Maternal antibodies pose many risks to the fetus and neonate. Most common to the transfusion medicine service are antibodies against red blood cell antigens causing hemolytic disease of the newborn and antibodies against platelets causing neonatal alloimmune thrombocytopenia. Even among these antibodies, there are some with unique properties which pose a different constellation of risk to the pregnancy such as anti-PP1Pk. However, these are not the only maternal antibodies of concern to the obstetrician. Anti-phospholipid antibodies may causes recurrent fetal loss. Antibodies against SS-A and SS-B are known to cause congenital heart block; thyroid stimulating immunoglobulin can cause fetal hyperthyroidism; and anti-acetylcholine receptor antibodies can cause neonatal myasthenia gravis. Pregnancy may also precipitate antibody mediated events in the mother such as thrombotic thrombocytopenic purpura.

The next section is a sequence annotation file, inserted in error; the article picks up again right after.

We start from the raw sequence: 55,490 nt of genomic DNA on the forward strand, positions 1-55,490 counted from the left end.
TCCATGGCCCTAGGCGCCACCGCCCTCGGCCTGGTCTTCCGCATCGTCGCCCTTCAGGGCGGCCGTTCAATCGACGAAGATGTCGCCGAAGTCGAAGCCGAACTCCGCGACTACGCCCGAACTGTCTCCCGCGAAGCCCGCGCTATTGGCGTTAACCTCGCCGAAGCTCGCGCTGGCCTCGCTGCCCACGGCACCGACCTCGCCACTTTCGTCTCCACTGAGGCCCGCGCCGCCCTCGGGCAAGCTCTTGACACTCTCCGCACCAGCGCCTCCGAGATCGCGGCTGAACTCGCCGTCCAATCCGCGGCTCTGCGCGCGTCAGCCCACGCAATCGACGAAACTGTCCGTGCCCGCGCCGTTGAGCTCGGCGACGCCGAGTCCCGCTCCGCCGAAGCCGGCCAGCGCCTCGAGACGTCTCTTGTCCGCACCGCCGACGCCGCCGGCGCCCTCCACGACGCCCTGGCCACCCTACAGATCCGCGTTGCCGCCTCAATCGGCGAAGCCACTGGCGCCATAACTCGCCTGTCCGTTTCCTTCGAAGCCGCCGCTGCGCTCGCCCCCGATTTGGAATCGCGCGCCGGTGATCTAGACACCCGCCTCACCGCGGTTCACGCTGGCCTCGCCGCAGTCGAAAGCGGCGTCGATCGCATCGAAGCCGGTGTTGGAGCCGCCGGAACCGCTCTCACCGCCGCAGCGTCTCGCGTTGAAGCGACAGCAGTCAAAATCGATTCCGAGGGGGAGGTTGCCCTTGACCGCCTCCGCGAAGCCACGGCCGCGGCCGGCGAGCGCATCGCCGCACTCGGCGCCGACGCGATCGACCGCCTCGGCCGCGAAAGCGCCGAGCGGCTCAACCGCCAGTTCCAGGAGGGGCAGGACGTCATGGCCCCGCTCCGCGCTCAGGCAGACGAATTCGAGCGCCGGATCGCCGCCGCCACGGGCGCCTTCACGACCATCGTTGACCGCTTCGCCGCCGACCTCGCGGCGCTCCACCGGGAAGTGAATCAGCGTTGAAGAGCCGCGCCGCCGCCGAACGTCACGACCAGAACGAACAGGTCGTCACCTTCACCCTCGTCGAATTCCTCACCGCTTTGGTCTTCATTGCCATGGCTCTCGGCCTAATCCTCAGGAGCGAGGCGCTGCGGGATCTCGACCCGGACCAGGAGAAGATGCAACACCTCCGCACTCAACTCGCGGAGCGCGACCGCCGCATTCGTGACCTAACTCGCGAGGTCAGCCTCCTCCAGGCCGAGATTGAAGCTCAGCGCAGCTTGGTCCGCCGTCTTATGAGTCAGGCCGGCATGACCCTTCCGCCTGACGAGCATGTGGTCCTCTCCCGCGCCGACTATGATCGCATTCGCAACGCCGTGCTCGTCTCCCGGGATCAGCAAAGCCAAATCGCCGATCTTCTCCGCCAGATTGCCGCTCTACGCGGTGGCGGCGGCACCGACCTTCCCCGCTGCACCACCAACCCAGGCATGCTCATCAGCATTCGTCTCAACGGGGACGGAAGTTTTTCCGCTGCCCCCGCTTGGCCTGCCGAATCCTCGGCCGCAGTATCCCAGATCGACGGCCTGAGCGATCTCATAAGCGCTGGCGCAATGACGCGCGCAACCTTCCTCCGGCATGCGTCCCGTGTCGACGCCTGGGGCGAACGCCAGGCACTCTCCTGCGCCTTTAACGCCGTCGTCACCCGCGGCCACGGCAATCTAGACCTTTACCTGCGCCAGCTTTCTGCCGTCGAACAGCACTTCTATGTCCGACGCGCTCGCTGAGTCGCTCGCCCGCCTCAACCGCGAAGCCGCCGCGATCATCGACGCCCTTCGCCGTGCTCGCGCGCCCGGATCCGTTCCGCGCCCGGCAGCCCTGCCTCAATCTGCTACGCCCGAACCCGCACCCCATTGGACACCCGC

Herein we present an overview of red cell, platelet, and other antibodies with unique obstetrical implications. We will also present a literature review on the use of therapeutic apheresis during pregnancy and explore cutting edge research into placental Fc receptors as potential targets for therapy.
Explain and review the role of Antibody-mediated (Type II) Hypersensitivity in causation of fetal and neonatal disease.
Describe the role of the placenta and its Fc receptors in facilitating passive acquisition of immunity for the fetus as well as detrimental effects of allo and autoantibodies.
Examine specific fetal and neonatal diseases that occur as a result of antibody mediated disease by using clinical examples such as hemolytic disease of the newborn, neonatal alloimmune thrombocytopenia, neonatal lupus and other disorders and explore the underlying immunohematological theories and implications.
Appraise conventional treatments for antibody-mediated disease in the fetus and newborn (both maternal and fetal/neonatal therapies) and explore recent research into placental Fc receptors as potential targets for therapy.